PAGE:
I stopped for a minute to stare out at some “surfers” easily navigating the calm water and could tell that there was something else different. The horizon seemed closer to me than I was use to. I thought a minute, trying to figure it out and decided that it’s because the waves break so far out, the shore feels closer to the horizon. That coupled with the balmy air gave me the feeling that I was safer and less exposed to the elements. It was a stark contrast to the wild, untamed feeling I get from the Pacific coast. There, the sharp wind nips at my face, warning me not to go out too far and the ocean is a huge, vast landscape that leaves me feeling insignificant and a little reckless.

When we were ready to go home, Gabe headed back to the car with the baby a little ahead of me and I stood alone in the quiet for a minute, the only person on the shore for as far as I could see. I could feel the history of the place with the historic houses with their huge decks and balconies behind me and I knew that so many people had stood there before me. I could almost see an aristocratic woman from the 1800s standing there next to me, with her big veiled hat and her petticoats reaching all the way to the sand, spending a summer on the shore in a weak attempt to escape the stifling, heavy heat of the East Coast.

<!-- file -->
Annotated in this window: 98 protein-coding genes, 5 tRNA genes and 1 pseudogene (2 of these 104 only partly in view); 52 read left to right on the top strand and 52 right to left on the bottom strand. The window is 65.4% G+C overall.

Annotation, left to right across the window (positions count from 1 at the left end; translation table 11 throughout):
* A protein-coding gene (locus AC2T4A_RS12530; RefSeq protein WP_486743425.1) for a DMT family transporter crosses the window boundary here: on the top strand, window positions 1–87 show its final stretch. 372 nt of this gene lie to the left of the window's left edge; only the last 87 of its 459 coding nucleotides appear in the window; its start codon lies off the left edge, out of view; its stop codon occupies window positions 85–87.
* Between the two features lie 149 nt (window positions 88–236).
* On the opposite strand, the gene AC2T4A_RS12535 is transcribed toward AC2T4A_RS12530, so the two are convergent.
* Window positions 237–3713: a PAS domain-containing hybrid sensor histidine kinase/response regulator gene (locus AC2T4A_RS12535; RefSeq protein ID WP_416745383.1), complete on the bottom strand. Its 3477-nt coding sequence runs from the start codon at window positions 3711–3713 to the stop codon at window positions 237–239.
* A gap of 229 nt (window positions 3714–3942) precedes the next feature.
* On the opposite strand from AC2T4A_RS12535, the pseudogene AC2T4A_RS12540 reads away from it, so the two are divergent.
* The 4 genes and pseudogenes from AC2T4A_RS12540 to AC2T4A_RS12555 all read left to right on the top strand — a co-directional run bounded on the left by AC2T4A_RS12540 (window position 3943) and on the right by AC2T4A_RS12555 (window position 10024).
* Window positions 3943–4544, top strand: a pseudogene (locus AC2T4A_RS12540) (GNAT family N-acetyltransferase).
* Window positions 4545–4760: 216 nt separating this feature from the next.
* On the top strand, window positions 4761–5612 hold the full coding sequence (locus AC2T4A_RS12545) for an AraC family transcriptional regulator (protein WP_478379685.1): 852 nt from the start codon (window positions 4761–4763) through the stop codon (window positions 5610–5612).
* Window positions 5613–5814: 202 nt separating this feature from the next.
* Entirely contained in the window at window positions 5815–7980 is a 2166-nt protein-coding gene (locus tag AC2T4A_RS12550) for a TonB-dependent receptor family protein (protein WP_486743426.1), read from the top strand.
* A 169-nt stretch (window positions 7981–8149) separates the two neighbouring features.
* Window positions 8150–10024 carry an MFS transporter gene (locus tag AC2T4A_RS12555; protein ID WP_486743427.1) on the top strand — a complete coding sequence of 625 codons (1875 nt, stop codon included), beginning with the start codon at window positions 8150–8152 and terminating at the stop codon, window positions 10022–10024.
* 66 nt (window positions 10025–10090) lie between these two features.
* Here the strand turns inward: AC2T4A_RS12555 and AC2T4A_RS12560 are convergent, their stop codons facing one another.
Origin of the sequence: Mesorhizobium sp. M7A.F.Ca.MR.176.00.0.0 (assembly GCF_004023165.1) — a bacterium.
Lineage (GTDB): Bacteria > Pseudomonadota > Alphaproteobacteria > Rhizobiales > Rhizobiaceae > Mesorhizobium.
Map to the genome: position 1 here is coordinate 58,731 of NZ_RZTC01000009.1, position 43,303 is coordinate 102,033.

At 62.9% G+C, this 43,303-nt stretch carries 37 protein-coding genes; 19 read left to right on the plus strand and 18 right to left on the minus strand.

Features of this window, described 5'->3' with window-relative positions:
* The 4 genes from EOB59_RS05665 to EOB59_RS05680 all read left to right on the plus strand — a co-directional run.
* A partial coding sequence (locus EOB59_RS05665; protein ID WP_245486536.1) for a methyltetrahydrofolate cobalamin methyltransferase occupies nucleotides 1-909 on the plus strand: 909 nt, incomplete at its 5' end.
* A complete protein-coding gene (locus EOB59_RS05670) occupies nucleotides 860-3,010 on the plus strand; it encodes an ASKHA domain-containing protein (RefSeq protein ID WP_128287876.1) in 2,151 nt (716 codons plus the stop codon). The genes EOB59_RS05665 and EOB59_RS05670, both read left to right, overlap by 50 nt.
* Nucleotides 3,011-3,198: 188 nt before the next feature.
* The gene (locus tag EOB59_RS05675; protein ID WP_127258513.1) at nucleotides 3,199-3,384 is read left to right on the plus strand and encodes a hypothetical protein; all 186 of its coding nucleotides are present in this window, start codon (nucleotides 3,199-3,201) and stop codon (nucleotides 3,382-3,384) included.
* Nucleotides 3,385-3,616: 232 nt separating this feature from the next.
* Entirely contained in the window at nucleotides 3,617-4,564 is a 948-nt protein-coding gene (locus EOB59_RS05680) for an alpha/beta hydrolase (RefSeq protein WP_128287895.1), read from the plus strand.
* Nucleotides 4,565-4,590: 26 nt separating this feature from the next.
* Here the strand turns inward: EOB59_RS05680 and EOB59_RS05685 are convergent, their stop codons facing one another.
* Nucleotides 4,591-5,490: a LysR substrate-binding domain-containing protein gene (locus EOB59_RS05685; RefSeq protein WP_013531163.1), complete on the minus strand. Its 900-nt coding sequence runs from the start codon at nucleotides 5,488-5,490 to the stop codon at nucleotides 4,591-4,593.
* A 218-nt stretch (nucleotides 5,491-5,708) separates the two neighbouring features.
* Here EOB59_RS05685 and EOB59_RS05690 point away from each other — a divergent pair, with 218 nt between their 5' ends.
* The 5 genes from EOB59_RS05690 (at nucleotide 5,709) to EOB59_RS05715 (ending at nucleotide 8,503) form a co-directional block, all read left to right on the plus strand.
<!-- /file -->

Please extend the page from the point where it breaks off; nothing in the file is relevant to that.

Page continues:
I could go on and on but I’m sure you’ve had enough and Olivia wants me to put her tutu on so… back to life. I hope you like the pics and I hope they can give you some sense of how clashingly different the two coasts are; the one that I’ve loved all my life and the one I’ve loved for about 2 hours.
Livvy had fun, as always:



Some long views of the beach:

Take a closer look at these pics and you'll see that the sand here has huge swaths of red. That's because a lot of it is made from cocina shells:

Here are a few of the houses that line the beach that I really loved. These are their back sides:

This one's my favorite and it's for sale, only $1.2 mil.

Friday, January 15, 2010

Home Sweet Home